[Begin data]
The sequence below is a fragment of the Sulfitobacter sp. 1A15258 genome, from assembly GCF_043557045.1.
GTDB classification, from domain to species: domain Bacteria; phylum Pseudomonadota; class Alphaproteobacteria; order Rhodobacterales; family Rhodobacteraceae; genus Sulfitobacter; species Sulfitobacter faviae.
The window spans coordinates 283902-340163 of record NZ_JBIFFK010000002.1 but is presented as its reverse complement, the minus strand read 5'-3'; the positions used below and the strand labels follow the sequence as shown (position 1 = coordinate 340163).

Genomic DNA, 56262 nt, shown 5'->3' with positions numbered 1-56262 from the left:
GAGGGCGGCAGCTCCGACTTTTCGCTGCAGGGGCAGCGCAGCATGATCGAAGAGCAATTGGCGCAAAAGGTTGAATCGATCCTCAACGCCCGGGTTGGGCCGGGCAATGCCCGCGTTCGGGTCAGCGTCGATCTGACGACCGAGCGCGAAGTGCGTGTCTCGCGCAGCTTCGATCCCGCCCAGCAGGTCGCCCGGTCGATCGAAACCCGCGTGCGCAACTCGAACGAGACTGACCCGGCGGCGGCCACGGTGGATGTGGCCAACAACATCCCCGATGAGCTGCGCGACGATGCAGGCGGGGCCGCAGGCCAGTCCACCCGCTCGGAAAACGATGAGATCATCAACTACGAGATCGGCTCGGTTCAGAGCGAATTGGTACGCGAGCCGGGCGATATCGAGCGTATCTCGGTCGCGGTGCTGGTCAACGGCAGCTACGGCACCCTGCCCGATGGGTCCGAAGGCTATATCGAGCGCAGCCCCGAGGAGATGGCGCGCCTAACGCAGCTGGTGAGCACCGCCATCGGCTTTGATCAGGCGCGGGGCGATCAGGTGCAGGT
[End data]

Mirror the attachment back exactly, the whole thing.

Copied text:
The sequence below is a fragment of the Sulfitobacter sp. 1A15258 genome, from assembly GCF_043557045.1.
GTDB classification, from domain to species: domain Bacteria; phylum Pseudomonadota; class Alphaproteobacteria; order Rhodobacterales; family Rhodobacteraceae; genus Sulfitobacter; species Sulfitobacter faviae.
The window spans coordinates 283902-340163 of record NZ_JBIFFK010000002.1 but is presented as its reverse complement, the minus strand read 5'-3'; the positions used below and the strand labels follow the sequence as shown (position 1 = coordinate 340163).

Genomic DNA, 56262 nt, shown 5'->3' with positions numbered 1-56262 from the left:
GAGGGCGGCAGCTCCGACTTTTCGCTGCAGGGGCAGCGCAGCATGATCGAAGAGCAATTGGCGCAAAAGGTTGAATCGATCCTCAACGCCCGGGTTGGGCCGGGCAATGCCCGCGTTCGGGTCAGCGTCGATCTGACGACCGAGCGCGAAGTGCGTGTCTCGCGCAGCTTCGATCCCGCCCAGCAGGTCGCCCGGTCGATCGAAACCCGCGTGCGCAACTCGAACGAGACTGACCCGGCGGCGGCCACGGTGGATGTGGCCAACAACATCCCCGATGAGCTGCGCGACGATGCAGGCGGGGCCGCAGGCCAGTCCACCCGCTCGGAAAACGATGAGATCATCAACTACGAGATCGGCTCGGTTCAGAGCGAATTGGTACGCGAGCCGGGCGATATCGAGCGTATCTCGGTCGCGGTGCTGGTCAACGGCAGCTACGGCACCCTGCCCGATGGGTCCGAAGGCTATATCGAGCGCAGCCCCGAGGAGATGGCGCGCCTAACGCAGCTGGTGAGCACCGCCATCGGCTTTGATCAGGCGCGGGGCGATCAGGTGCAGGT